ENGLEWOOD, Colo. — If you listen to how things are going for the Denver Broncos these days, it might seem like Phillip Lindsay‘s full name is “And-Lindsay-wasn’t-even-invited-to-the-combine.”

Because that’s often what folks end say about the rookie running back as he rockets through a sliver of space for yet another double-digit gain. Lindsay leads the Broncos in rushing yards, carries, rushing touchdowns and surprised looks.

As analyst Tony Romo said this past Sunday during the Broncos’ 24-17 victory over the Pittsburgh Steelers: “The whole league made a mistake.”

That’s because Lindsay is the latest in a growing group of undrafted rookies the Broncos have signed, sealed and watched deliver. At 5-foot-8, 190-pound, Lindsay play with quickness, run with power and be mentally ready to perform in the biggest moments.

“I was surprised when I didn’t get drafted when it happened, a little bit mad, just surprised,” said Lindsay, who played at Colorado. “But since then, my focus has really just been on doing my job, being prepared to play and taking advantage every single opportunity. Because I always believe in my abilities.”

Broncos linebacker Von Miller has been impressed with Lindsay’s mettle.

“Phillip? Phillip is that same guy he was when he came in,” Miller said. “I think Phillip believed he could play and what he could do, and he just comes in, gets to work and does it.”

In 14 of the past 15 seasons, the Broncos have had at least one undrafted rookie make the team’s opening week roster. Since 1997, 22 undrafted rookies have made Denver’s opening week roster.

And the profile, according to two of the most decorated undrafted players in franchise history — former wide receiver Rod Smith and current cornerback Chris Harris Jr. — starts with confidence. It’s the belief you were overlooked and far from unqualified.

“You work harder than you ever have before, as hard as you worked to get there, you work twice as hard to make it so you can stay,” Smith said.

Harris added: “You have to believe you can make plays, and every day you try to make enough plays no matter what you’re doing so they notice. When I was on special teams as a rookie, I went at it like I wanted to be the best gunner on punt team anywhere. When I played on defense, I wanted to be making plays no matter what.”

In some ways it’s also a product of the modern draft, which is just seven rounds. After the seven rounds are complete, there are many players remaining on draft boards around the league who carry a draftable grade and have futures as pros.

Among the players in the Broncos Ring of Fame, for example, Karl Mecklenburg was a 12th-round pick in the 1983 draft, the 310th player chosen the same year the Broncos traded for John Elway while Gene Mingo and Smith were undrafted players.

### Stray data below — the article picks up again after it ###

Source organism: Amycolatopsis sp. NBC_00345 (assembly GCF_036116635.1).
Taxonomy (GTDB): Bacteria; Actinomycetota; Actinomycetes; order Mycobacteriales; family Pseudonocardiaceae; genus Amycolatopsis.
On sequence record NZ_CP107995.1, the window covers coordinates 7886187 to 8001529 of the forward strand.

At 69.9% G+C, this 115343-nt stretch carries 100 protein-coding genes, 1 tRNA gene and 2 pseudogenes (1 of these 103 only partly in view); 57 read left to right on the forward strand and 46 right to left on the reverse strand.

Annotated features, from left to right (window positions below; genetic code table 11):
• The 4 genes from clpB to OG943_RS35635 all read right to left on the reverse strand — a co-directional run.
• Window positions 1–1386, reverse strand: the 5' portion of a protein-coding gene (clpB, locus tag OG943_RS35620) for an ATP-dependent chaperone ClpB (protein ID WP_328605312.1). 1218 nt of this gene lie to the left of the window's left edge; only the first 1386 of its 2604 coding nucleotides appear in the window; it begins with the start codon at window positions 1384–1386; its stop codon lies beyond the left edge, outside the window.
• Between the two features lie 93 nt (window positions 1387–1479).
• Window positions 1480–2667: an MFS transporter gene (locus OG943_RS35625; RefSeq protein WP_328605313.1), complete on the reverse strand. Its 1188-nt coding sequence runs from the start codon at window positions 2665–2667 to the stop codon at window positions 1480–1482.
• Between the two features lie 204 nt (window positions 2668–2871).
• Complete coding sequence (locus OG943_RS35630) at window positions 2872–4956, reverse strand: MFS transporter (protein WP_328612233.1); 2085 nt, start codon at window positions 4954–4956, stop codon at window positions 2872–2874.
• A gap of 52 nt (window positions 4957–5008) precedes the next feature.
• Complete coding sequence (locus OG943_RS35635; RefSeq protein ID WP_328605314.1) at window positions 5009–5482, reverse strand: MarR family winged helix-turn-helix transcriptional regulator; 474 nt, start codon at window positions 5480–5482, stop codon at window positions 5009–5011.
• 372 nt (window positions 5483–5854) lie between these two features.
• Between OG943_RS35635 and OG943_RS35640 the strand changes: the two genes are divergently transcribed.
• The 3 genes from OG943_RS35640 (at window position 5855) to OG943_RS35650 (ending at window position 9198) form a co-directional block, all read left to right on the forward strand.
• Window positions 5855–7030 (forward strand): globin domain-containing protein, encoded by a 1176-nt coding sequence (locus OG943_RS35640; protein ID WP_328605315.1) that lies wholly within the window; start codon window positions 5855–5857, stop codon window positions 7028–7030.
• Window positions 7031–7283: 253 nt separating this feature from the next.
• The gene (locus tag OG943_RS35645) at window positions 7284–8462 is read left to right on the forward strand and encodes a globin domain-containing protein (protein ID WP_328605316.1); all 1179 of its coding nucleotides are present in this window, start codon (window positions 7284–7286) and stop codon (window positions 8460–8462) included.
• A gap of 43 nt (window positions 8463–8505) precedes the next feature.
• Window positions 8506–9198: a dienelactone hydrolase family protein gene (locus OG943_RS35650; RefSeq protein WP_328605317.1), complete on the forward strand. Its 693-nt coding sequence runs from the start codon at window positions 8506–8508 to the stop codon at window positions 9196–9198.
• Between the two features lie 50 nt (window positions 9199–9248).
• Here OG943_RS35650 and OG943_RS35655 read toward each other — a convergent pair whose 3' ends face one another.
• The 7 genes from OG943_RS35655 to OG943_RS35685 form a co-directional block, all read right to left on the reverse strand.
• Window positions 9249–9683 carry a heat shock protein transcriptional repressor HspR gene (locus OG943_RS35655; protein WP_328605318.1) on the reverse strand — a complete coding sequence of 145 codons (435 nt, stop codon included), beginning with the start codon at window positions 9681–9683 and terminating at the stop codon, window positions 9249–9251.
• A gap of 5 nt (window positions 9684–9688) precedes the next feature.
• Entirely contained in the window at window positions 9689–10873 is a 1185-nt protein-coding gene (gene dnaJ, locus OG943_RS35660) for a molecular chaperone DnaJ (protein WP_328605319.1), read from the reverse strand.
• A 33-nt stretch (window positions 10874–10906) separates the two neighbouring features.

“Sometimes it’s just how the picks fell that day,” said Elway, the Broncos president of football operations/general manager. “Sometimes it’s the picks that went in front of you, the names you have on the board when your picks came up and what you wanted to do in that moment. We know there are good football players left, players who could be really good if we find the right guys and develop them.”

In Mike Shanahan’s last year coaching the team, two of the players who made the 2008 Broncos as undrafted rookies — linebacker Wesley Woodyard and punter Brett Kern — are still in the league with the Tennessee Titans. A third undrafted player in that class — tackle Tyler Polumbus — is now the sideline analyst for the Broncos’ radio broadcasts.

“You kind of know the history here,” Harris said. “You could see it again in camp, man, Phillip came to play. He’s like me: He should have been drafted, but he wasn’t. So you just show out every day to let people know.”

Lindsay went from potential depth player and returner to potential runner in the backfield rotation to the current No. 1 option. The Broncos have tried to manage his workload, even in the two games that fellow rookie Royce Freeman missed with an ankle injury.

Lindsay hasn’t had more than 18 carries in any game this season, but he has had two 100-yard rushing games — he was the first back of the season to top 100 yards against the Steelers — and four games with at least 90 yards rushing. Toss in his 24 receptions and you have a linchpin player in the offense.

When Broncos coach was asked this week to explain how Lindsay has been such an effective between-the-tackles runner, he could have been summing up Lindsay’s launch up the depth chart.

“It’s speed and it’s courage,” Joseph said. “You’ve got to have courage to run through darkness, and that’s what it is inside. Honestly, it is. In this league, the holes open and close. He has the courage and the speed to run through darkness and to run through the smoke, so to speak. He’s so fast through the hole that by the time the linebackers see him, he’s so close to them it’s hard for those guys to tackle him. He gets into the secondary really fast. I think it’s a combination of speed and courage.”